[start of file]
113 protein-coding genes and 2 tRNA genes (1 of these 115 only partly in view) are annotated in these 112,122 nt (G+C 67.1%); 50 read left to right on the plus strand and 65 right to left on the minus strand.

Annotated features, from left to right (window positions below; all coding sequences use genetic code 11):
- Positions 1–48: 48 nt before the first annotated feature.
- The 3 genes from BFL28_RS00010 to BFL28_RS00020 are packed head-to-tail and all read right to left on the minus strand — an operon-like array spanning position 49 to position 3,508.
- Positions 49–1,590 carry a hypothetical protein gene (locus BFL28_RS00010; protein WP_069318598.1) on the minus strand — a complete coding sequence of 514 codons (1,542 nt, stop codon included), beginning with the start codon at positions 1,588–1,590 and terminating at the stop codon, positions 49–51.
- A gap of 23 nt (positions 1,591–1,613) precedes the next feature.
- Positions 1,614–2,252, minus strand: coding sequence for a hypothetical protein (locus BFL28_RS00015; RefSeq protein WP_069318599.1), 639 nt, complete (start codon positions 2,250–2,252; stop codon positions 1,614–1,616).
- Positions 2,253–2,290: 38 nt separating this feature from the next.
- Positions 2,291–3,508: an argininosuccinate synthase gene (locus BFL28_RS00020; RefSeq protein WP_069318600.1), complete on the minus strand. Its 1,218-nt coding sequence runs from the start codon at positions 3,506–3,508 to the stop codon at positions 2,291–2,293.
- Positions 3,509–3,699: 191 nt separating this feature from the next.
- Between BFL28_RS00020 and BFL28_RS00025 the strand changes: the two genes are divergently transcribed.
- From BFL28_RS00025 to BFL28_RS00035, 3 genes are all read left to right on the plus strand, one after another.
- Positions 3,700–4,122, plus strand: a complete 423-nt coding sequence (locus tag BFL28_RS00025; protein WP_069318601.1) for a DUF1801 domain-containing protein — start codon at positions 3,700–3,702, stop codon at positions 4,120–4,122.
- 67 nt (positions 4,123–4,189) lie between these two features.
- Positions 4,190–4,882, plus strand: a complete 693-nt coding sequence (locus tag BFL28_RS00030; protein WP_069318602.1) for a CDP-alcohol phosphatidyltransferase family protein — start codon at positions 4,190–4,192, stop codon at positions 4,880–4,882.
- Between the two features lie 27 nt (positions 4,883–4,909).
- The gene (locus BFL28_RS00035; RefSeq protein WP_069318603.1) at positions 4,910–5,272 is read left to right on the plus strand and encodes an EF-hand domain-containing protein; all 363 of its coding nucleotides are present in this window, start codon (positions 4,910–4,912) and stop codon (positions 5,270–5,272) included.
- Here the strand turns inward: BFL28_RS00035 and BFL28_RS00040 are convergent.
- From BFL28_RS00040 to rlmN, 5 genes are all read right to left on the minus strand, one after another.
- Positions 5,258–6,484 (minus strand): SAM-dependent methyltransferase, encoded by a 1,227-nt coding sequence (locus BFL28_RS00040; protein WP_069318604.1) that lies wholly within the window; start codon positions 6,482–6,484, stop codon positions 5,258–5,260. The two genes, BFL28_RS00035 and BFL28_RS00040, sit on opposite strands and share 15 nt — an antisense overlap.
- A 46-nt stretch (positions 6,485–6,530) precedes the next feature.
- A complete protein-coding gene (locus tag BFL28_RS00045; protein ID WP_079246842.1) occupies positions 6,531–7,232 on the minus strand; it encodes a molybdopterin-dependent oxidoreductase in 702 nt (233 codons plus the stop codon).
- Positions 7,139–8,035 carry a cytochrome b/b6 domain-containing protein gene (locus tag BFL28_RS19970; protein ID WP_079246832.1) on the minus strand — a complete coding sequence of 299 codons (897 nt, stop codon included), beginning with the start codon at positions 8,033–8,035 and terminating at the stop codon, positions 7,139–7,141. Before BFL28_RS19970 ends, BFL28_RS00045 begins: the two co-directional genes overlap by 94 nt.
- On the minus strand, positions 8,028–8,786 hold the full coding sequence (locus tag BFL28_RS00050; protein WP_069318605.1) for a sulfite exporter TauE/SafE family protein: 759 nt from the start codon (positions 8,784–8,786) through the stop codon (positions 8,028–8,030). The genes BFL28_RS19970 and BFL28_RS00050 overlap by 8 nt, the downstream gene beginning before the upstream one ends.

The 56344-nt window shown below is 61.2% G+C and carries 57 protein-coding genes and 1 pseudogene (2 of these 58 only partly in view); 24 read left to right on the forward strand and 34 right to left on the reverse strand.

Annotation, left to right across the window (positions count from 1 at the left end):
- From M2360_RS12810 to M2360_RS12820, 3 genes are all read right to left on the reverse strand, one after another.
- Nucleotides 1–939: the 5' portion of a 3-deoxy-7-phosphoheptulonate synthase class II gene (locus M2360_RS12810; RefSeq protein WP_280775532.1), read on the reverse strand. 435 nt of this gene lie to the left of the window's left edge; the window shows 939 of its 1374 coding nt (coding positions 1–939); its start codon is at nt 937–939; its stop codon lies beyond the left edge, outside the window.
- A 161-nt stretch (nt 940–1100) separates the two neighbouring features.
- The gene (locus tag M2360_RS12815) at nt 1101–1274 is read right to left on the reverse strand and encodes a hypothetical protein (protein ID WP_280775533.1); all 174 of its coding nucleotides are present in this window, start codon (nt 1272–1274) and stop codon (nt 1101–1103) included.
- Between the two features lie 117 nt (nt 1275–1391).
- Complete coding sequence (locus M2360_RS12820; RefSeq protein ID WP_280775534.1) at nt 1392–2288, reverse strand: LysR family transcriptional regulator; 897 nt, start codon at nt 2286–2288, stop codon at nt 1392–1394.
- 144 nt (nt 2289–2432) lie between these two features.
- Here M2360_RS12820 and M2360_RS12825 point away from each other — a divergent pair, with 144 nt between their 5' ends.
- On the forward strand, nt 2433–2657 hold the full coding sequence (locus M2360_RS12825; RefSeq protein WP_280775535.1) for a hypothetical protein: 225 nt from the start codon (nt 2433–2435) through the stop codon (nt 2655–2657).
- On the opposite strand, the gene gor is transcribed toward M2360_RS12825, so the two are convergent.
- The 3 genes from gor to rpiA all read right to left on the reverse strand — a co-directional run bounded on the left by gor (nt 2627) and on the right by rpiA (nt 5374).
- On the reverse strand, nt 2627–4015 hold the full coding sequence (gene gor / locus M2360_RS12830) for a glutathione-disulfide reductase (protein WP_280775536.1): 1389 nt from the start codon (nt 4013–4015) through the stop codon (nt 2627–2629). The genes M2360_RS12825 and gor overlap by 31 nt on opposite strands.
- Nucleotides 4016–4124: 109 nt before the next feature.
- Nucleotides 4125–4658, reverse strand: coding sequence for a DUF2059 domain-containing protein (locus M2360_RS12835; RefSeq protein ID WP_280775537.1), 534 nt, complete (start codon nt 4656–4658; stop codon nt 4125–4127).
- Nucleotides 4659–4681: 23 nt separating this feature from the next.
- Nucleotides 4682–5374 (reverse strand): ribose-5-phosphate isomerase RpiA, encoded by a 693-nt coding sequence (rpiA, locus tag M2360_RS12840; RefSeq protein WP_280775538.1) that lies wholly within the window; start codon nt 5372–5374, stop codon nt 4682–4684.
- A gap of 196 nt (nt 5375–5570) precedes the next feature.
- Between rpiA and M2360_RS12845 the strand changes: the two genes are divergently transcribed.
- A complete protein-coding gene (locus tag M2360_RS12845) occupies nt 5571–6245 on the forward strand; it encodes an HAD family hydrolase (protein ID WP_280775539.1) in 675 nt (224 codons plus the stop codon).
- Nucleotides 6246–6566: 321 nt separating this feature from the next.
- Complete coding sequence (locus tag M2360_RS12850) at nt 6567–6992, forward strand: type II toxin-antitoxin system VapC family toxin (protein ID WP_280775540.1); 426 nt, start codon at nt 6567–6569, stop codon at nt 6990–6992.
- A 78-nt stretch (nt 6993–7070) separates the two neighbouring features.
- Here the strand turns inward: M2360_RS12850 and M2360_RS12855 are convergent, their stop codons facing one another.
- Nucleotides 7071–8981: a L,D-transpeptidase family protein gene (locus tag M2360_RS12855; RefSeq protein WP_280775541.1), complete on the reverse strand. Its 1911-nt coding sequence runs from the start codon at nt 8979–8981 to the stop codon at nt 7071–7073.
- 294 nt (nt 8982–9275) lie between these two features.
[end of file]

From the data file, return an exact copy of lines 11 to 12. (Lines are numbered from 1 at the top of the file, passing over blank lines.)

- Between BFL28_RS00020 and BFL28_RS00025 the strand changes: the two genes are divergently transcribed.
- From BFL28_RS00025 to BFL28_RS00035, 3 genes are all read left to right on the plus strand, one after another.